Mathilde Muhindo – defends the women in her country against sexual violence and discrimination

Mathilde Muhindo has dedicated her life to the fight against the discrimination of women and sexual violence in the Democratic Republic of the Congo. She is the director of the Olame Centre in the province of South Kivu, which has been promoting women´s rights and the empowerment of women for more than 50 years.

“Olame” is the Swahili translation for “Live a long life in dignity and prosperity”. Mathilde Muhindo´s vision is that women in the DRC will be able to live a life in dignity and peace. They will have access to education, equal rights to men and play an active role in their communities as wives and mothers, while contributing to the family´s wealth through their work.

But there is a long way to go in a country that has then been marked by more than 30 years of dictatorship and ravaged by war since 1998, where thousands of women of all ages have been systematically raped, tortured, mutilated and held as sexual slaves. In a country with no justice, where those responsible for the atrocities,  the armed forces, police, rebels and local leaders, remain unpunished and free to continue their acts of violence.

Mathilde Muhindo was born in Bukavu, the capital of the province of South Kivu. She has 10 brothers and sisters and grew up in a family where the mother was considered an equal partner to the father, something very unusual in the DRC.  Following  her training as a midwife during which she experienced poverty, discrimination of women and high mortality of small infants, Muhindo decided to join the office of the Archdiocese of Bukavu. The Archdiocese´s “Centre for the social and rural animation”, where Muhindo worked to promote the important position of women and families within the communities, was later called “Olame”.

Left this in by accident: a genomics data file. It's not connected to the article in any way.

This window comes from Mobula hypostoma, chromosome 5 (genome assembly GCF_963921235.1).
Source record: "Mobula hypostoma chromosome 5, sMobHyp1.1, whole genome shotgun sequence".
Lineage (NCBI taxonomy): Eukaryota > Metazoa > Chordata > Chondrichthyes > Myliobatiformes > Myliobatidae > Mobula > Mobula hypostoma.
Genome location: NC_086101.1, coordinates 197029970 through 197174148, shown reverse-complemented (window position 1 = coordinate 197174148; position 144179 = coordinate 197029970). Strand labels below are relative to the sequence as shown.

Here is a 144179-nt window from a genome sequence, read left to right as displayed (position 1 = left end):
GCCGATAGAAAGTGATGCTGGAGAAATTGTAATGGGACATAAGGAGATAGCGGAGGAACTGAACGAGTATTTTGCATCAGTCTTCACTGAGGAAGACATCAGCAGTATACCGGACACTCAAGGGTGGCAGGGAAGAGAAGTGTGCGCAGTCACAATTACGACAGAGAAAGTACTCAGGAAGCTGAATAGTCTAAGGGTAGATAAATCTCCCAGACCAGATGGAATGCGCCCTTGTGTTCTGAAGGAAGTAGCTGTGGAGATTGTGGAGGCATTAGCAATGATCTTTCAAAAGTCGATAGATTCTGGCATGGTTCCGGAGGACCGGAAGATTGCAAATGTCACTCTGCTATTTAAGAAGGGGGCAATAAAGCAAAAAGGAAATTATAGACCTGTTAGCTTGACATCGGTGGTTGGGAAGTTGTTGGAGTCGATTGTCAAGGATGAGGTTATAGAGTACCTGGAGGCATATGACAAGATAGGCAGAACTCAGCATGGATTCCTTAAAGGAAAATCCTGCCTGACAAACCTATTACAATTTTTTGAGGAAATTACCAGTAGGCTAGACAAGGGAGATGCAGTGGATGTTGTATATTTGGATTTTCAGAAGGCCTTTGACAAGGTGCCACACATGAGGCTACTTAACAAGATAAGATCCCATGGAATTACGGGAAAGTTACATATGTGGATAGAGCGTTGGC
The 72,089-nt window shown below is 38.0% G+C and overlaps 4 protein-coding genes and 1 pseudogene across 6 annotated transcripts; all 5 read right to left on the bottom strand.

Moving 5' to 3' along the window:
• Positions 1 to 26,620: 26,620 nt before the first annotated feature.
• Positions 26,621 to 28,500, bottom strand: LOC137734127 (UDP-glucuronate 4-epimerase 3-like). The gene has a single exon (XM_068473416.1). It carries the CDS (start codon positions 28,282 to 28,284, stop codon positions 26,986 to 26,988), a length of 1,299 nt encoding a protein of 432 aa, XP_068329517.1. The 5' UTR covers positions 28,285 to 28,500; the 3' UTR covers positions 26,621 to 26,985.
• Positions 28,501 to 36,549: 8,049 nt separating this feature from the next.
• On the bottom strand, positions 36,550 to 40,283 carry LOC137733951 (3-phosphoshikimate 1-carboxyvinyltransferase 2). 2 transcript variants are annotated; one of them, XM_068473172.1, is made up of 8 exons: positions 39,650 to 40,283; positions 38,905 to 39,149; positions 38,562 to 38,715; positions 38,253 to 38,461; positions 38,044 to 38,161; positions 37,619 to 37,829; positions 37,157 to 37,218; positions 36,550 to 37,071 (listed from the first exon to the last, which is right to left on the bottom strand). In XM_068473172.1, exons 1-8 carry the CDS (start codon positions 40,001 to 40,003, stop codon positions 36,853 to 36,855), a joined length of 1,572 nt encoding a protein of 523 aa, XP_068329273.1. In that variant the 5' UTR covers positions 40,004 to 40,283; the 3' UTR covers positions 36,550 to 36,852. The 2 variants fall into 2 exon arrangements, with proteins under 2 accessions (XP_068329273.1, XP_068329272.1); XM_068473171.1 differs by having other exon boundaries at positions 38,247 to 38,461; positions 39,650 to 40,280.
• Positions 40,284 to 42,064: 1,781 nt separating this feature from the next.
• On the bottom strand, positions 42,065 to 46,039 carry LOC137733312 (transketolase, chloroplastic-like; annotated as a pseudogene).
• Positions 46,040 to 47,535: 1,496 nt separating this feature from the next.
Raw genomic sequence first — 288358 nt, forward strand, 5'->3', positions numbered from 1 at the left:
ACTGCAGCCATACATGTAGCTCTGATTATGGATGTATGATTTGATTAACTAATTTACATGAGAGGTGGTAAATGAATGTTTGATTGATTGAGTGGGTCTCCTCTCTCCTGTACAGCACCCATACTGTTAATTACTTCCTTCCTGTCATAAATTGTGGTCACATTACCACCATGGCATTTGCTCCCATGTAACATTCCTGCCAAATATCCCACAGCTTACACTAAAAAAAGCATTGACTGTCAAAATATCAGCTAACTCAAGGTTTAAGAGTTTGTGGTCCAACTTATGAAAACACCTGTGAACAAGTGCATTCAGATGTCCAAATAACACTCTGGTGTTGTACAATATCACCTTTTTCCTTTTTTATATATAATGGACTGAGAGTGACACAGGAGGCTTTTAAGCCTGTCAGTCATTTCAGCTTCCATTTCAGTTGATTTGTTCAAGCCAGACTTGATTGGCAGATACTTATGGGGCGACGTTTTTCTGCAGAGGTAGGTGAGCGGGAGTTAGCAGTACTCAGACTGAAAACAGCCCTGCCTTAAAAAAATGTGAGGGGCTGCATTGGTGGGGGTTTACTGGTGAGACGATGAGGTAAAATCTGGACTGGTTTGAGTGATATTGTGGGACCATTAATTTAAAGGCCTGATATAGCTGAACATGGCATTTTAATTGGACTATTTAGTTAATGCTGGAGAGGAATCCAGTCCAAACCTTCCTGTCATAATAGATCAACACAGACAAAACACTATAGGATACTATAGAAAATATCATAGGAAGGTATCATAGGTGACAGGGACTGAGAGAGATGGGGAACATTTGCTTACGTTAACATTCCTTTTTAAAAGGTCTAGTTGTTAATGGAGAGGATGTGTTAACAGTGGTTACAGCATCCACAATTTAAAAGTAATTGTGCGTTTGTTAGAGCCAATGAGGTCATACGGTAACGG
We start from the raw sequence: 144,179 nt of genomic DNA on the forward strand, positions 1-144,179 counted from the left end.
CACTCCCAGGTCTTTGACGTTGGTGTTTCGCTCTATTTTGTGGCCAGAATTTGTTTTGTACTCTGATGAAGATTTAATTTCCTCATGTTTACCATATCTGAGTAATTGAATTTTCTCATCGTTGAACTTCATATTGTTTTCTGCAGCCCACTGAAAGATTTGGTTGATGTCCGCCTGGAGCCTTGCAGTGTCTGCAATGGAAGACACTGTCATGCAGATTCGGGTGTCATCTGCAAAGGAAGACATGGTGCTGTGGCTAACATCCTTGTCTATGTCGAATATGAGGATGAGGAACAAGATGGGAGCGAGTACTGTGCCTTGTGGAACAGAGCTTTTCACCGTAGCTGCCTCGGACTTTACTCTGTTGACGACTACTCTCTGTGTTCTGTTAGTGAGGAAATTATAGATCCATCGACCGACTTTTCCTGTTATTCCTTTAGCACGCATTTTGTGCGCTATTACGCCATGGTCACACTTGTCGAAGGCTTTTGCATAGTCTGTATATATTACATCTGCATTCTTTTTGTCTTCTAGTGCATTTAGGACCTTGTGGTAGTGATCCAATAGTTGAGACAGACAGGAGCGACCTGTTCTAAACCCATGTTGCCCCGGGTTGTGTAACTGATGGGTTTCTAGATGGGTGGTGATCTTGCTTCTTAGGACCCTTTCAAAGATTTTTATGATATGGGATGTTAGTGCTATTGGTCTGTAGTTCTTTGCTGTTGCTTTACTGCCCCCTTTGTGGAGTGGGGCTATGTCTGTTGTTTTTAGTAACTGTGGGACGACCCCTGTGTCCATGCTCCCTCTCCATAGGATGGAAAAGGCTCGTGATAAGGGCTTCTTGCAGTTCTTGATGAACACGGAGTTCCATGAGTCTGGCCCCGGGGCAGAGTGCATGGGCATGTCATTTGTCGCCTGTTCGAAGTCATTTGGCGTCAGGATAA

Since 2001 Olame Centre also provides counselling services to rape victims, including medical and psychological aid. The women and girls not only suffer enormous pain following the countless rapes, many of them have been severely tortured and mutilated, but in some cases also carry sexual diseases. Sometimes they are released from sexual slavery when they get pregnant. Returning home they face rejection by their husbands, families and communities. The consequences of the mass rapes are terrible. They destroy entire families and communities. According to Muhindo the mass rapes are a “weapon of war” with exactly that goal. She goes out to the villages with her team to talk about sexual violence and the discrimination of women. Her weapon is to raise awareness, within the communities and internationally.

Between 2003 and 2005 Muhindo was a member of the Congolese transitional parliament, as a representative for the civilian society in South Kivu. In those two years she was able to push through amendments of the Constitution and notably a new law on violence against women in the DRC.

As a result of more than 40 years of  “unfaltering dedication to the safety, health, and rights of often forgotten women in Eastern Congo” (HRW article from October 2009), 61-year-old Muhindo received the Alison Des Forges Award for Extraordinary Activism in 2009.

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